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Dungeon Encounters by Hiroyuki Ito and friends

MrBlarney

(he / him)
I spent the afternoon binging through the third stratum, and I think that with the abilities you find from its exploration and your improved equipment, you should be able to retrieve those stranded members in two trips, two at a time. You could also hold off on that until you need to deploy a reserve party, and collect them as a backup to your backup.

As far as further documentation of my experience goes, the third stratum was definitely a step up in challenge compared to the first two. There wasn't any point where I really felt overpowered, and the enemies are starting to get some nasty abilities. One of my unique items got destroyed by a monster, which really shocked me. Based on the event log, I'm hopeful that there'll be a way for me to buy it back eventually. Until then, there is only moving forward.

Still, I've got some good stuff going on. I've set up Shunga in my main team with the Otherworldly Pot and as much speed equipment as possible, and she's been a force in cleaning up a lot of combat threats. The value of taking out targets without needing to break their defenses can't be understated, especially with the numbers quickly getting quite large. Very worth the PP cost to set up her build. She used to have the Powder Gun as an off-hand weapon for undead (1HP) monsters and other monsters immune to banishment, until it got eaten by a Chimera, but she's still got a solid bow as a secondary until I find a new way to improve her equipment layout.

EDIT: Late addition since it's related to the third stratum, and it's just a cool bit of implicit or meta storytelling. Usually, you'll get a couple of enemy profiles per floor to fill out the events on each floor. But what is different about the last profile you get in the third stratum is that you get the profile for Professor Cavy, who is the final enemy on the Event Log. Why does the (assumed) mastermind of the dungeon look like a hamster? Those stats are way too high for the equipment I'm able to buy! That profile is essentially condensing what would normally be mid-game exposition, and transforming it into a sheet of numbers so that it fits the minimalist design principles of the game, and that's kind of amazing.
 
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YangusKhan

does the Underpants Dance
(He/Him/His)
Hmmm. So I'm kind of stumped about how I'm supposed to regain my progression now. Floor 10: I encounter a Treasure Hunter, which was pretty impossible to kill, but before it ran away it stole 10,000 gold from me. Now I have -7,700 gold. Do I need to try and hunt that monster down again and somehow kill it?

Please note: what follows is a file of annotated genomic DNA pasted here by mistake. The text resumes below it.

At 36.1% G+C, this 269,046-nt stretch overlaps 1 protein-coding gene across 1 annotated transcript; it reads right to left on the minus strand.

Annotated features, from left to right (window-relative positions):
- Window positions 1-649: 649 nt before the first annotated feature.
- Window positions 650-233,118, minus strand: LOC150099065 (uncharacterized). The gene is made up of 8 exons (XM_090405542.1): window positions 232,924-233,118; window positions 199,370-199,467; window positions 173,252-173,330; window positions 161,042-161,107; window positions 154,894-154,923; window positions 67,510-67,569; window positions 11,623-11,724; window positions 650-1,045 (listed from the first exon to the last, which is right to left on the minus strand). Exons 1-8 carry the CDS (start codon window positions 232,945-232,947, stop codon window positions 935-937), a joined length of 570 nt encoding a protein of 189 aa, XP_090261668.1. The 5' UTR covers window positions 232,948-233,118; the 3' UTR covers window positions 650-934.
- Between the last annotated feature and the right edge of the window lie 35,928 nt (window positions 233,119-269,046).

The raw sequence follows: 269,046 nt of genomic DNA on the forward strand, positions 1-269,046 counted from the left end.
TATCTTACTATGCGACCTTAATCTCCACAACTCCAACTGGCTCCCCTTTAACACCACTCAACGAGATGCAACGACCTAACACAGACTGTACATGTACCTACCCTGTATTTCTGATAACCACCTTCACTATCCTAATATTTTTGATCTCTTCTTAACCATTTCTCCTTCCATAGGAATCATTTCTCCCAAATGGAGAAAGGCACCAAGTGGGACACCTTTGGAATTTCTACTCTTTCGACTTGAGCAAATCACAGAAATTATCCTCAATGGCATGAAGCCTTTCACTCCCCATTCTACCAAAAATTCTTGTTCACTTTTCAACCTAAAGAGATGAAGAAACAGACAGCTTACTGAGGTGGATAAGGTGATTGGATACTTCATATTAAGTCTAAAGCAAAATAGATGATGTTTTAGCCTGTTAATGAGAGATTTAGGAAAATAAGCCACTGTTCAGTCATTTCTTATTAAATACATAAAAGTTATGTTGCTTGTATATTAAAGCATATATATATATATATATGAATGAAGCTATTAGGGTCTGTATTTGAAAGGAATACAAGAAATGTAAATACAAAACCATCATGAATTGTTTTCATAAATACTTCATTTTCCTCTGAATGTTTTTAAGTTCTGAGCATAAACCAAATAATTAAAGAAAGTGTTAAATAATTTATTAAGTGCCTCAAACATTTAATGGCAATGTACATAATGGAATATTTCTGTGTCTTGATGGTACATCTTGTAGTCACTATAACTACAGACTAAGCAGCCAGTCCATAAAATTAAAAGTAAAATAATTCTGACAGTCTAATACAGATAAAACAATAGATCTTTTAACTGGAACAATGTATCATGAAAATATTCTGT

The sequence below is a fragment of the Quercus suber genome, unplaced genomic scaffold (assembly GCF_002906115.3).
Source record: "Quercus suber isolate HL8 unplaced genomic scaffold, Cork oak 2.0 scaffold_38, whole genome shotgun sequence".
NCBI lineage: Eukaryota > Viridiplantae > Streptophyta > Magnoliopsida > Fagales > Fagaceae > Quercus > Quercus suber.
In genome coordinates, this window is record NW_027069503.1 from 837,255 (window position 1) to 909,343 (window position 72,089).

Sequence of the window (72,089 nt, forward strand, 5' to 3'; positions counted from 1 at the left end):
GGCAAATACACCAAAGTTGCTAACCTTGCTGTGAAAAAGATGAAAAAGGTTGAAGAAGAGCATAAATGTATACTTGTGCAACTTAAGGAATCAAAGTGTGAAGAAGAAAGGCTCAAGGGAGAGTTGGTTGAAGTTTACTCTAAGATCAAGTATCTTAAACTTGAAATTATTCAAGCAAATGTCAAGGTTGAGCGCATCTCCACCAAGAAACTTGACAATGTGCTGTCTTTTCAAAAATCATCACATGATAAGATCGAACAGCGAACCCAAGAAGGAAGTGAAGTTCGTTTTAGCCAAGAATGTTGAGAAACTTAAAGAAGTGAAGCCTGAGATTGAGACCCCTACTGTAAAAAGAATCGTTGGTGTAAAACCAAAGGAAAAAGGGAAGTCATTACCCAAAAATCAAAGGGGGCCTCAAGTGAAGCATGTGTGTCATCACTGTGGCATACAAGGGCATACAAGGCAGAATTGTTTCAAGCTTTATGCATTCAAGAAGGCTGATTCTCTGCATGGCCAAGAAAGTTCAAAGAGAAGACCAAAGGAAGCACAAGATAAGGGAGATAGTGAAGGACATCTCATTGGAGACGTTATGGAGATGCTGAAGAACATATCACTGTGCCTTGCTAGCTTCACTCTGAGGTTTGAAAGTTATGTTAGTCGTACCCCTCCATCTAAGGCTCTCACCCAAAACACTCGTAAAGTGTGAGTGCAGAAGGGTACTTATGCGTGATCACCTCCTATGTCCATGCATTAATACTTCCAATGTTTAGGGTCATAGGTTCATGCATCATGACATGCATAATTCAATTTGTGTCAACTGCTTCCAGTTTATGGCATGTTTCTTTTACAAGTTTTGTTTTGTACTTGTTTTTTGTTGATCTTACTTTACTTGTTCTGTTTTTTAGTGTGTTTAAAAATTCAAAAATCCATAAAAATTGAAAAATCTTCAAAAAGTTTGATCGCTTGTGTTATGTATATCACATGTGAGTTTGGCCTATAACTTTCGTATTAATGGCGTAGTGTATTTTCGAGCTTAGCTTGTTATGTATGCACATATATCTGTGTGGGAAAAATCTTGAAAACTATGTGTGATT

Peklo

Oh! Create!
(they/them, she/her)
Just keep playing. That happened to me too (with a -15k gold net result); it will likely happen to almost every player. Gold matters less than it seems, as stores only sell equipment you've previously acquired through drops, and in limited quantities. The game's drop rates are comparatively high relative to other genre peers as it's the primary way of acquiring new things, as opposed to stores and found treasure. The frequency of loot also interacts with the game's other design aspects like enemies being able to break your equipment, and the general benefit of having as many characters as possible outfitted and ready for exploration; you basically always have a steady stream of new and powerful equipment to kit out people with because the game's design relies on it. I put the functional debt out of my mind and it didn't really affect how I approached the game until it was eventually paid off, and it was a really funny occurrence to reflect on, I think.
 

YangusKhan

does the Underpants Dance
(He/Him/His)
The game's drop rates are comparatively high relative to other genre peers as it's the primary way of acquiring new things, as opposed to stores and found treasure.
This hasn't really been the case so far for me at all, though, and I've got a bunch of better equipment I could buy right now if not for... this. I'll keep going deeper, but I'm already feeling the power curve starting to move ahead of me and I don't want to end up grinding for drops.
 

MrBlarney

(he / him)
I'm inclined to agree with YangusKhan, the drop rates are usually just a little bit behind getting everything that I want, and that making shopping trips are necessary on occasion in order to keep up with rapidly increasing combat numbers, to fill in the gaps left by natural drops. Without money, a bit of grinding might be required in order to get equipment drops up to par of what combats require. The game is not shy about punishing the player and requiring payment in the form of time, which can be to its detriment.

That said, while money is a bit of a limiting factor in the early game, the limitation quickly becomes that of equipment, probably around the end of the second stratum. I think I was fortunate to avoid getting stolen from, or to have gotten any party members petrified, which has greatly smoothed out my own experience with the game so far.
 

spines

behold my godlike
(she/her, or something)